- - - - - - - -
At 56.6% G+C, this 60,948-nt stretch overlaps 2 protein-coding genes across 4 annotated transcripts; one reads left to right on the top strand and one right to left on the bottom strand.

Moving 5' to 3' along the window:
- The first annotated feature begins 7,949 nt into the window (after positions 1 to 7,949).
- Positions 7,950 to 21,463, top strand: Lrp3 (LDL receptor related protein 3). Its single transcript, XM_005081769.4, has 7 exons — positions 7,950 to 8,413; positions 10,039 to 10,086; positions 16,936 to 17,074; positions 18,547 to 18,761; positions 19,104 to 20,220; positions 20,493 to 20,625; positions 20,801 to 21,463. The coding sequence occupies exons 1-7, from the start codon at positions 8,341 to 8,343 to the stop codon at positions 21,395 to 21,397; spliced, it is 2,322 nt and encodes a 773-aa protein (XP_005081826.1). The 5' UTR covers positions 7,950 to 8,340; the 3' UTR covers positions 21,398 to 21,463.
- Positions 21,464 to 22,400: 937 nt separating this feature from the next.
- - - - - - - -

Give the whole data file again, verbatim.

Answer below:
At 56.6% G+C, this 60,948-nt stretch overlaps 2 protein-coding genes across 4 annotated transcripts; one reads left to right on the top strand and one right to left on the bottom strand.

Moving 5' to 3' along the window:
- The first annotated feature begins 7,949 nt into the window (after positions 1 to 7,949).
- Positions 7,950 to 21,463, top strand: Lrp3 (LDL receptor related protein 3). Its single transcript, XM_005081769.4, has 7 exons — positions 7,950 to 8,413; positions 10,039 to 10,086; positions 16,936 to 17,074; positions 18,547 to 18,761; positions 19,104 to 20,220; positions 20,493 to 20,625; positions 20,801 to 21,463. The coding sequence occupies exons 1-7, from the start codon at positions 8,341 to 8,343 to the stop codon at positions 21,395 to 21,397; spliced, it is 2,322 nt and encodes a 773-aa protein (XP_005081826.1). The 5' UTR covers positions 7,950 to 8,340; the 3' UTR covers positions 21,398 to 21,463.
- Positions 21,464 to 22,400: 937 nt separating this feature from the next.